US 20020197464 A1
A shaped thermal insulation body comprises molded and/or sintered thermal insulation material and contains fumed silica, inorganic fillers, opacifiers and fibers. The BET surface of the thermal insulation material is below 100 m2/g, e.g. between 10 and 100 m2/g, so that the shaped thermal insulation body absorbs less water. In the case of radiant heaters, the shaped thermal insulation body can be used as a base for heating resistors.
1. Shaped thermal insulation body comprising moulded and/or sintered thermal insulation material-containing fumed silica, inorganic fillers, opacifiers and fibres, the BET surface of the thermal insulation material being below 100 m2/g.
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 The invention relates to a shaped thermal insulation body comprising a moulded and/or sintered thermal insulation material-containing fumed silica, inorganic fillers, opacifiers and fibres.
 Such shaped thermal insulation bodies are known and are e.g. described in EP 618 399 B1. To obtain good thermal insulation characteristics, the thermal insulation materials of these shaped thermal insulation bodies have very high specific surfaces, which are in the range of min. 120 m2/g (measured according to BET, as described in ASTM Special Technical Publication no. 51, p 1941 ff).
 As a result of these large surfaces and the fact that the main constituent of the thermal insulation material of the described shaped thermal insulation bodies is fumed silica, which is known to carry silanol groups on its surface and which is therefore highly hydrophilic, the absorption capacity of such materials with respect to water is very marked. If such a shaped body is exposed in practical use within a short time to a high thermal energy, water vapour is formed in explosive manner and destroys the structure of the shaped body.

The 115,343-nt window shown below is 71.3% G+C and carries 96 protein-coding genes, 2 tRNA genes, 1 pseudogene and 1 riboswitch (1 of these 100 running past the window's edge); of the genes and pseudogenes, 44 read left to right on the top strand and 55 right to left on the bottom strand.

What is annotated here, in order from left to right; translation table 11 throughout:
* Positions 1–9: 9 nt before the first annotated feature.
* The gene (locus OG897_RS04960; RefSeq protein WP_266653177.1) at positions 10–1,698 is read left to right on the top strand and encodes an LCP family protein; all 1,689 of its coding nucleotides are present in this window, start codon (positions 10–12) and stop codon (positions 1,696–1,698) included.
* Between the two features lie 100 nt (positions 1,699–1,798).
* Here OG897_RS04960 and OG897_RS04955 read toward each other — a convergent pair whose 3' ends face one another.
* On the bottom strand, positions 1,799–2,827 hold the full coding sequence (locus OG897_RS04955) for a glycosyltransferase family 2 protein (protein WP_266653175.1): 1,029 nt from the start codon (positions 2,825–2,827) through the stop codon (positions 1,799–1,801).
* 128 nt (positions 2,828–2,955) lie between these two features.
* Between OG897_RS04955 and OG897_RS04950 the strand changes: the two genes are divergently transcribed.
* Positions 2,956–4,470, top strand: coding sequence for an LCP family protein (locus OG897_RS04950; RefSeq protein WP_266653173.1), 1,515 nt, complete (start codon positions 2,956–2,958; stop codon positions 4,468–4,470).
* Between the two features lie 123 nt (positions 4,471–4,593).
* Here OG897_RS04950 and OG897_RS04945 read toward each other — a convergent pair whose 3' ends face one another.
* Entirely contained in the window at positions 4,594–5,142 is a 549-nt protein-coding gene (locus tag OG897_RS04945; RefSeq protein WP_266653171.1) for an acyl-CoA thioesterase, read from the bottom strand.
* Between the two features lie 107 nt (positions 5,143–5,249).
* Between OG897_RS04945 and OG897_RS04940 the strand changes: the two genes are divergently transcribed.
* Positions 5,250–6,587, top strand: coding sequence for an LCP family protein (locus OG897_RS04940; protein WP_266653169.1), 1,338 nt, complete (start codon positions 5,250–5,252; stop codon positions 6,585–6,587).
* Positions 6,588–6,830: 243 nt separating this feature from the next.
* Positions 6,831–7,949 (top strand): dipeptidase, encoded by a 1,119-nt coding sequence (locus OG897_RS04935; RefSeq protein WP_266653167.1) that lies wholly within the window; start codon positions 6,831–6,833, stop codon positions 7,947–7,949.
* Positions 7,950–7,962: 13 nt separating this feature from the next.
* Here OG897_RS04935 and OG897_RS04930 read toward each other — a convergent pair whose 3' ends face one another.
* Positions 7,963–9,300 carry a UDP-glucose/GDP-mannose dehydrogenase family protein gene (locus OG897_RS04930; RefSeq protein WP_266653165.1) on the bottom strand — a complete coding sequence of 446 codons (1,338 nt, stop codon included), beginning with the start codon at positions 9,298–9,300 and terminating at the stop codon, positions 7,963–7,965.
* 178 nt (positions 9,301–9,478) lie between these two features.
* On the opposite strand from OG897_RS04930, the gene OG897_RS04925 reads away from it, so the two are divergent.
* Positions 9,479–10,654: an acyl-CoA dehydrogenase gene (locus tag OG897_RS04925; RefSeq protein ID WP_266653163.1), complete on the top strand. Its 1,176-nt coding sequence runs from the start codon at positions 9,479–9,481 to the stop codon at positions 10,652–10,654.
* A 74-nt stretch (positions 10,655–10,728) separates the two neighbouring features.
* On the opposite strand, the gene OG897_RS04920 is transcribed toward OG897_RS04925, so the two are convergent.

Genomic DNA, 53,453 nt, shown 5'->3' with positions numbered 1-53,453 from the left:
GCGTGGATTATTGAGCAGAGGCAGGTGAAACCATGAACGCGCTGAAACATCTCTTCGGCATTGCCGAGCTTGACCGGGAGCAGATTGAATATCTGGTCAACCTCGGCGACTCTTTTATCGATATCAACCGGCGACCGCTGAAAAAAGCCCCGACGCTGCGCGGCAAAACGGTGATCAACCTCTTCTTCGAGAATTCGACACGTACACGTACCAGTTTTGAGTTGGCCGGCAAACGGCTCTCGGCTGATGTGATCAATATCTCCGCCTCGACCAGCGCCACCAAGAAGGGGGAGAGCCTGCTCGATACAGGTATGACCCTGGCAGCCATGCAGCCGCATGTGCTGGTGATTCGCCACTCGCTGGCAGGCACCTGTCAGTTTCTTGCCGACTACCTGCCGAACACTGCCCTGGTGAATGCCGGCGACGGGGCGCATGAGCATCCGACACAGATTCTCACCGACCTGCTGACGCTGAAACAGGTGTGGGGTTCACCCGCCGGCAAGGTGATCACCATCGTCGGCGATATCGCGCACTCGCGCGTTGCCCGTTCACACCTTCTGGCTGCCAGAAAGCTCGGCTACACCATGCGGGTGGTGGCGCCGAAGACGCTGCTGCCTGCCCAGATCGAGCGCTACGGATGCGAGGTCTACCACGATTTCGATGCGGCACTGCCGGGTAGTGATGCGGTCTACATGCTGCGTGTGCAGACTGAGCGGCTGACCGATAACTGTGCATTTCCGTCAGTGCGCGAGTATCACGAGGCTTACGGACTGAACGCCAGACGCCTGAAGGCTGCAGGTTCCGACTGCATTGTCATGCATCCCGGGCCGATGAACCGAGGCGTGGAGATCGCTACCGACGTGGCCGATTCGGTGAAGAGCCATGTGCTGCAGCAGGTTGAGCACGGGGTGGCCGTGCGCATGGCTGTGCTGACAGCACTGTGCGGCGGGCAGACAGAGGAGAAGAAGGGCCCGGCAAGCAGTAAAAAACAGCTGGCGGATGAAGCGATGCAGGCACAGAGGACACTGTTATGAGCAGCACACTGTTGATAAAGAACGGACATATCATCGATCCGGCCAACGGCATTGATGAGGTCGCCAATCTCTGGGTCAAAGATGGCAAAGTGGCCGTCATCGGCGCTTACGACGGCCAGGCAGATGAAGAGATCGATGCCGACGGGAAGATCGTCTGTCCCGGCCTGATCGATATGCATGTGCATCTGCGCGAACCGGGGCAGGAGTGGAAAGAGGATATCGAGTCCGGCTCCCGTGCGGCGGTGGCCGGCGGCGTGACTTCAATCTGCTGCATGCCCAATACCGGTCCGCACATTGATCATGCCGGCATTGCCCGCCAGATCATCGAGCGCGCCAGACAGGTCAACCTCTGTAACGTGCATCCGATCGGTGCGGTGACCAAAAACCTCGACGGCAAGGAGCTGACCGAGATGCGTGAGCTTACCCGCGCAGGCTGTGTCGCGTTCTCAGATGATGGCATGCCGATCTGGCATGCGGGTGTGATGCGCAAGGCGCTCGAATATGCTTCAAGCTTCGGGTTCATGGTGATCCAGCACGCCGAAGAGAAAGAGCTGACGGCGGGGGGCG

This effect e.g. occurs in thermally insulating shaped bodies, which are used as thermal insulation in radiant heaters for ceramic cooking zones, the radiant heaters typically being made to glow in 1 to 5 seconds. In order to obtain an increase in the diffusion of water vapour from the interior to the surface of the shaped body and therefore to avoid local overpressure in the interior of the shaped body and which would destroy the structure of said body, the hitherto described shaped thermal insulation bodies have channel pores. However, these channel pores suffer from the decisive disadvantage that they deteriorate the thermal insulation characteristics. There is also a reduction in the mechanical stability of the material. In addition, the formation of such pores involves additional labour and costs.
 Another problem is that the water vapour occurring on heating condenses at colder points, inter alia on electronic components, which can lead to faults in the electronics.
 The problem of the invention is the provision of a shaped thermal insulation body, whose thermal insulation material has such a reduced water adsorption potential that water vapour problems can be eliminated. The insulating characteristics are to remain at an optimum.